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Discussion in 'General Discussion | Travel' started by Kalboz, Dec 9, 2011.
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5 surprising foreign laws that put travelers at risk
How exactly does this put the traveler at risk?
" In Finland, taxi drivers playing music in their cars are required to pay a copyright fee. The idea is that the music is being presented to the "public" — the cabs' paying customers. So your cabbie might keep things quiet to save a few euros."
You never know which music they will blast at the customer!
Thanks Kalboz for sharing, interesting insights are always welcome!
Maybe they sing instead?
No copyright payment for that, maybe a discount for costumers?
Maybe even more discount fares, when costumer join into the fray and sing along!
Having had spent some time in Helsinki taxis earlier this year, we can honestly swear, they had no radio on at all times!
It's not the fee that puts the traveler at risk. It's when the cabbie takes his hands off the steering wheel to do the Macarena that endangers the passengers.
You know, I think I knew this in the back of my brain, but I was just in Japan over the US Thanksgiving after suffering a cold and had Sudafed on me. Totally forgot about this!
Any video clips available?
Indeed, it is always interesting to learn about local regulations of countries in which we travel, is there any little room for the visitor to get away with it, when we do go against local laws unknowingly?
Glad your cold is better! Safe and happy travels!
"Over-the-counter medicines in the U.S. are sometimes illegal in Japan, and that includes some Vicks and Sudafed products and anything else containing pseudoephedrine. If authorities at customs catch you with such products, they may detain you."
How do US customs officers deal with tourists bringing OTC meds into the US that are prescription-only here or even outright banned? Are small amounts for personal use acceptable?
"Man, not the Eagles..."
Interesting since I just got back from Tokyo and I always bring sudafed when I travel and due to a bad back carry pain killers as well. Good thing to know for future visits, awesome place though.
Of the Macarena? God, I sure hope not!!
My husband typically brings home antibiotics and other various OTC medicines when he goes to visit relatives in India. Customs either doesn't know about it, or they don't care. Hasn't been a problem.
Aren't they pretty up tight about narcotics/ certain painkillers as well? I remember hearing something like that on my last trip to Asia and I think it was on the flight to Japan, but maybe it was Hong Kong. Not that I had any though.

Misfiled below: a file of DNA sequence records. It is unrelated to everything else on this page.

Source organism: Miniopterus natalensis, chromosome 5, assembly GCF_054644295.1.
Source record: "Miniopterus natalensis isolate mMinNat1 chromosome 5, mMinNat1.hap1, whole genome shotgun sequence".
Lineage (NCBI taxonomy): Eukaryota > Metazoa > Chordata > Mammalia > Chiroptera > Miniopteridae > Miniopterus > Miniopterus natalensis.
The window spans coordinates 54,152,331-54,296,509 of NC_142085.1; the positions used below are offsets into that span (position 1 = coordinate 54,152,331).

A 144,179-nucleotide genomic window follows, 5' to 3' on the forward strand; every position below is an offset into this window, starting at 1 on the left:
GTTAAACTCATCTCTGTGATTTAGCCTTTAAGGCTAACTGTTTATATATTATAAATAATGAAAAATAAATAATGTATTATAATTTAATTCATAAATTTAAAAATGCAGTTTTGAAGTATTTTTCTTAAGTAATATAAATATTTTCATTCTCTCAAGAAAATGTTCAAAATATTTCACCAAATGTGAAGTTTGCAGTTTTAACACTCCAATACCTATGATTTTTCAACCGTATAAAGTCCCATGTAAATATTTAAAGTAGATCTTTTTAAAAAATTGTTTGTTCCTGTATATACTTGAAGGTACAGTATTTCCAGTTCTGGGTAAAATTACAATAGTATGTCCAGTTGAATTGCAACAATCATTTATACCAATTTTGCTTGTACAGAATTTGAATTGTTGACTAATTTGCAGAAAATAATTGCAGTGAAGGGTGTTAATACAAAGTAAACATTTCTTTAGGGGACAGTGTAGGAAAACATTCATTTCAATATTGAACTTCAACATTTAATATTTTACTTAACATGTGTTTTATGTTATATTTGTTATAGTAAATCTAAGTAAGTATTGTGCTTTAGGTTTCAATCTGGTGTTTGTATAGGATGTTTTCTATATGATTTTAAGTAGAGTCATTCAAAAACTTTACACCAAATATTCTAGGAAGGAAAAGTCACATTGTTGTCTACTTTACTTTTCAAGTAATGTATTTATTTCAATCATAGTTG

Bit of a discussion here:
I have never, ever seen a Finn taxi driver dance, but there's always a first time. The Finns being famous for their laconic ways, a fame well deserved, it seems, one of the well-publicized anecdotes is:
Lars and his wife of 35 years were siting at breakfast when she finally could not restrain herself any longer.
"Lars, do you love me?" she asked.
Exasperated, Lars replied: "I told you I did during our marriage ceremony. If anything had changed I would have told you."
After having spent quite some time in Finland it is not clear to me that that anecdote was invented, or if it is an actual quote.
Other Singapore gems:
1. In the late 1960's just after Singapore independence from Malaysia, male vistors could not have hair below the collar line. There were barbers on hand to ensure compliance. True! I had a few haircuts during those years as I entered Singapore.
2. Chewing gum sale and use is prohibited. All littering too. The fines are serious:
the ban on chewing gum in Singapore can be considered an extension of the littering law, as is spitting. Therefore, the act of chewing gum in Singapore is associated with similar penalties to those imposed for littering. The littering law requires a fine of $500 to $1,000 US Dollars (USD) for first time offenders. Repeat offenders may be fined up to $2,000 USD and assigned a Corrective Work Order (CWO).
This is not a joke. It is enforced.
3. One does not tip a taxi driver there either. Taxi's give back exact change every time. The fine and license forfeiture that taxi drivers once had for accepting a tip may no longer be enforced but NO TIP is the rule. BTW, porters are rarely tipped either, although some will accept tips, many will not.
4. Jaywalking is also a punishable offense and is also enforced.
The city-state, known for imposing stiff fines for littering and spitting in public, said jaywalkers caught taking short cuts will face fines of up to S$500 (US$285) for their first offence.
There are other rules too, many of them. For those of us who live in places taht have lots of disarray Singapore is paradise. Hawker stalls are immaculate. If you are a sloppy type, or a smoker, gum chewer... Singapore is not for you!
Yeah, I guess it was Thailand. A little surprising given the country's reputation.
Thailand has long had a very serious law regarding defamation of the Royal family. Everyone should remember that the US citizen in question was born a Thai so Thailand prosecuted him as a Thai. That does present the matter in a slightly different light.
I meant about the narcotics, but you do bring up an interesting point. Also funny that the king of Thailand was born in Boston.
Those with ADHD drugs (amphetamines) should be aware of various restrictions, even to Europe.
singing is okay as long as they bathe regularly.